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Saturday 25th of November 2017
4th of March 2013 by admin 4th of March 2013
Local Natives - Hummingbird

A review of the Local Natives' album Hummingbird, released on Infectious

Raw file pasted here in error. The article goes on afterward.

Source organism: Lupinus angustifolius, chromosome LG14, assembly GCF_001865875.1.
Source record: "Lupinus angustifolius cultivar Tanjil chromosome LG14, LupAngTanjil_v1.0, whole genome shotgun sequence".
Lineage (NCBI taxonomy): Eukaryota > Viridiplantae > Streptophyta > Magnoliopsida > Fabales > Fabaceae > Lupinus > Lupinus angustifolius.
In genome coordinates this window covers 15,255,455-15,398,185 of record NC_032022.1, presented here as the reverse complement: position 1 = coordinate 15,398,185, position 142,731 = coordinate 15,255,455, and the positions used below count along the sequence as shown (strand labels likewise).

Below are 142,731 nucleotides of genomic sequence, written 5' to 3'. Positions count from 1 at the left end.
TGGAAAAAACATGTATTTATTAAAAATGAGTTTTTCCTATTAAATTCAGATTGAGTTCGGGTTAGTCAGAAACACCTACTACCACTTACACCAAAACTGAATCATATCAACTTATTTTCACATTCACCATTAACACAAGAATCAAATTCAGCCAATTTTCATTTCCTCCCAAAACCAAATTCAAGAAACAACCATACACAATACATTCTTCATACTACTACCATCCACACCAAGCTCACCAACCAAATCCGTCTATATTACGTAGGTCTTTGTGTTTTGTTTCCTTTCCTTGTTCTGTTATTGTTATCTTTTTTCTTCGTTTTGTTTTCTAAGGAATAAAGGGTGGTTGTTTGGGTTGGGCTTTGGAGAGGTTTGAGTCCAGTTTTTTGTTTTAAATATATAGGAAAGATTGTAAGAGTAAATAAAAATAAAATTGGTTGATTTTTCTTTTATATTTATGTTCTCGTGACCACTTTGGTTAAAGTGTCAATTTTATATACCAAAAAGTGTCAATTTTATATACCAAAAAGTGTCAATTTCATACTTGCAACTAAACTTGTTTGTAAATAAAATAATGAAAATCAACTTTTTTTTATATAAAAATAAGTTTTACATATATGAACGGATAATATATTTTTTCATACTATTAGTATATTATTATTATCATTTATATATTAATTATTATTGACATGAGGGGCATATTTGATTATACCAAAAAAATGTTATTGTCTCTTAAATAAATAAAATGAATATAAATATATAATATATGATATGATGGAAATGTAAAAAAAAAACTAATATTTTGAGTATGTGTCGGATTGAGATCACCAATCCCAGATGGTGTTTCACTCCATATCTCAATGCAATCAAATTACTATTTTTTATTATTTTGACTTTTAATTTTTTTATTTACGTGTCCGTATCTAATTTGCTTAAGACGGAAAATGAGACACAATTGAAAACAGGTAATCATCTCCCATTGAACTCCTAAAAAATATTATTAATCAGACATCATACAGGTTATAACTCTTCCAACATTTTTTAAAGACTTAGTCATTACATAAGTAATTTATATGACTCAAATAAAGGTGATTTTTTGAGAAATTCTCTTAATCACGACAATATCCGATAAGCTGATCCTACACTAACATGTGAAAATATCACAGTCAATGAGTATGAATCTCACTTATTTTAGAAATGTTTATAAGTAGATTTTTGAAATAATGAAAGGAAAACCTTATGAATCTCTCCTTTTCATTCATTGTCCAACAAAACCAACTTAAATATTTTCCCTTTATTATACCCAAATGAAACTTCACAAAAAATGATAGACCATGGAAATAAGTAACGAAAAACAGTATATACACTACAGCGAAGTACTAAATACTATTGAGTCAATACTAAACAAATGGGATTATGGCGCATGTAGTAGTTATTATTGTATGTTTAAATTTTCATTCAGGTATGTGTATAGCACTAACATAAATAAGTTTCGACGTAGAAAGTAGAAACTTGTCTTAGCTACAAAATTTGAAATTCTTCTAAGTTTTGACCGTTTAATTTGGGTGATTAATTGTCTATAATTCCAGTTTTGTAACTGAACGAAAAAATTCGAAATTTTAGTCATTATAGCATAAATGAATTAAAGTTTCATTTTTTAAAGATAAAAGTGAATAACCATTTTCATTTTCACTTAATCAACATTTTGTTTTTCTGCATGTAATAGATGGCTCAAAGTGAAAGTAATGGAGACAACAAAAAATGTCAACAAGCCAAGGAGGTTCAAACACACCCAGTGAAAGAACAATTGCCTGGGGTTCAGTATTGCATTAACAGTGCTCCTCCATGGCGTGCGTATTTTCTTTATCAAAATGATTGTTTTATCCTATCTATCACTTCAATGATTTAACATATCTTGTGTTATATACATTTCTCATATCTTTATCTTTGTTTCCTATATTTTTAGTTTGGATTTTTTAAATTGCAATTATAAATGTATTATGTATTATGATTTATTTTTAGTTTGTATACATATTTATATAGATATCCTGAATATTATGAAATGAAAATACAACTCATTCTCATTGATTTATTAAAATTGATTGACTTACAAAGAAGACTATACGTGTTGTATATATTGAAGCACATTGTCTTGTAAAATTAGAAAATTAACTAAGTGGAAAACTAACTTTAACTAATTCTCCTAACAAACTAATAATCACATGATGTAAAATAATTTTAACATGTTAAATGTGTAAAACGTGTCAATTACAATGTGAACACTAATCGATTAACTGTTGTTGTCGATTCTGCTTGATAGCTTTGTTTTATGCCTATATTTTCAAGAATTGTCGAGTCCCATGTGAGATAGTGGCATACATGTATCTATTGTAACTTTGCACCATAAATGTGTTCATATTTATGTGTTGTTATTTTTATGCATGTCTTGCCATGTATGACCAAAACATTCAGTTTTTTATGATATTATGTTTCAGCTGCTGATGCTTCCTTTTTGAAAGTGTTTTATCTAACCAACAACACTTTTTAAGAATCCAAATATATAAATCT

Following up a career-launching debut album is never an easy task as many flounder under the pressures of their newfound fame (think MGMT with Congratulations). While the Los Angeles-based Local Natives may not have found as much mainstream attention with their debut album Gorilla Manor as MGMT did with Oracular Spectacular, it was by all standards a success due to its ability to synergise the best elements of other flourishing indie-rock bands. Hummingbird once again capitalises on these elements: soaring three-part harmonies, pulsing drums, and a velvety blend of sounds and instruments. But instead of the youthful conceit found on Gorilla Manor, their follow-up is much more introspective. The result is a well-situated sophomore album; no drastic changes to their catchy formula, yet it’s different enough to keep the band moving forward. The song “Black Spot”, for example, is a first-person account of someone dying, sung over a trembling piano. The sounds eventually build to a cathartic climax as the person accepts his doomed fate. Or consider the heartbreaking “Columbia”, where lead vocalist Kelcey Ayer sings to his late mother “Every night I ask myself/Am I giving enough?” over a slow, melodic piano, subtle guitar fills, and wistful harmonies. But Local Natives are at their most enticing when manipulating tension through sudden pauses and slow, determined builds. On “Heavy Feet”, the band’s second single, the sudden suspension of the marching drums and percussive claps that had propelled the song forward make for an irresistibly uplifting final chorus when they do eventually re-enter. With Hummingbird, Local Natives confirm that they are not simply a conglomeration of their peers but a creative force in their own right. The darker themes on this album seem to suggest that they have indeed grown up, and it would seem that their timing couldn’t have been more perfect.

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